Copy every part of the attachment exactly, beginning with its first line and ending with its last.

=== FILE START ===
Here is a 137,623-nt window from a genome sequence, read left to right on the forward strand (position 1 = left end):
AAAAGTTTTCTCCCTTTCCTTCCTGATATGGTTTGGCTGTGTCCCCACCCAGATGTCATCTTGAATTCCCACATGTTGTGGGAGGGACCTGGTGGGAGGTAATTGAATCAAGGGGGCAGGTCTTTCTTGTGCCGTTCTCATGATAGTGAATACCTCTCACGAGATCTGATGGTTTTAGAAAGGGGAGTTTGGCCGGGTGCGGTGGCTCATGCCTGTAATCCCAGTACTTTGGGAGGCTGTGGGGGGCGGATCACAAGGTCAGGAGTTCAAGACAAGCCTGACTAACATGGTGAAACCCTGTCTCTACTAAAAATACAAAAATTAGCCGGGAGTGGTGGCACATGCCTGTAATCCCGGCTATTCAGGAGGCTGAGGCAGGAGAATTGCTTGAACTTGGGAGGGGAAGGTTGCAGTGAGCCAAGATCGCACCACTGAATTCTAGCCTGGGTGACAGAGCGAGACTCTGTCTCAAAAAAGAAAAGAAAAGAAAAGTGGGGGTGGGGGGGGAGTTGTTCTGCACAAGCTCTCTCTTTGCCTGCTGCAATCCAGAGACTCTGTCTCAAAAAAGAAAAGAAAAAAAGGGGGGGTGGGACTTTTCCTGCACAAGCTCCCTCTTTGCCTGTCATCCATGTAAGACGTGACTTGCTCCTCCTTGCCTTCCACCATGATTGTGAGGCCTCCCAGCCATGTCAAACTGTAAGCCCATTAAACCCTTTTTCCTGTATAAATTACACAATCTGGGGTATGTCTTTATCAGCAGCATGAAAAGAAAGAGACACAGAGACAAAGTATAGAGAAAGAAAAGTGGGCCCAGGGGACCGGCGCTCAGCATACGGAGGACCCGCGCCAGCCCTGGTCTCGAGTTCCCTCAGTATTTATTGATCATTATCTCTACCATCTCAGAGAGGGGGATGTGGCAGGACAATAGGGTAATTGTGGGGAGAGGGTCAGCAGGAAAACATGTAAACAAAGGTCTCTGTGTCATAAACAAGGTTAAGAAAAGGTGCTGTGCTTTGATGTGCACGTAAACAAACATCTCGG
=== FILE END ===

Here is a 137,623-nt window from a genome sequence, read left to right on the forward strand (position 1 = left end):
AAAAGTTTTCTCCCTTTCCTTCCTGATATGGTTTGGCTGTGTCCCCACCCAGATGTCATCTTGAATTCCCACATGTTGTGGGAGGGACCTGGTGGGAGGTAATTGAATCAAGGGGGCAGGTCTTTCTTGTGCCGTTCTCATGATAGTGAATACCTCTCACGAGATCTGATGGTTTTAGAAAGGGGAGTTTGGCCGGGTGCGGTGGCTCATGCCTGTAATCCCAGTACTTTGGGAGGCTGTGGGGGGCGGATCACAAGGTCAGGAGTTCAAGACAAGCCTGACTAACATGGTGAAACCCTGTCTCTACTAAAAATACAAAAATTAGCCGGGAGTGGTGGCACATGCCTGTAATCCCGGCTATTCAGGAGGCTGAGGCAGGAGAATTGCTTGAACTTGGGAGGGGAAGGTTGCAGTGAGCCAAGATCGCACCACTGAATTCTAGCCTGGGTGACAGAGCGAGACTCTGTCTCAAAAAAGAAAAGAAAAGAAAAGTGGGGGTGGGGGGGGAGTTGTTCTGCACAAGCTCTCTCTTTGCCTGCTGCAATCCAGAGACTCTGTCTCAAAAAAGAAAAGAAAAAAAGGGGGGGTGGGACTTTTCCTGCACAAGCTCCCTCTTTGCCTGTCATCCATGTAAGACGTGACTTGCTCCTCCTTGCCTTCCACCATGATTGTGAGGCCTCCCAGCCATGTCAAACTGTAAGCCCATTAAACCCTTTTTCCTGTATAAATTACACAATCTGGGGTATGTCTTTATCAGCAGCATGAAAAGAAAGAGACACAGAGACAAAGTATAGAGAAAGAAAAGTGGGCCCAGGGGACCGGCGCTCAGCATACGGAGGACCCGCGCCAGCCCTGGTCTCGAGTTCCCTCAGTATTTATTGATCATTATCTCTACCATCTCAGAGAGGGGGATGTGGCAGGACAATAGGGTAATTGTGGGGAGAGGGTCAGCAGGAAAACATGTAAACAAAGGTCTCTGTGTCATAAACAAGGTTAAGAAAAGGTGCTGTGCTTTGATGTGCACGTAAACAAACATCTCGG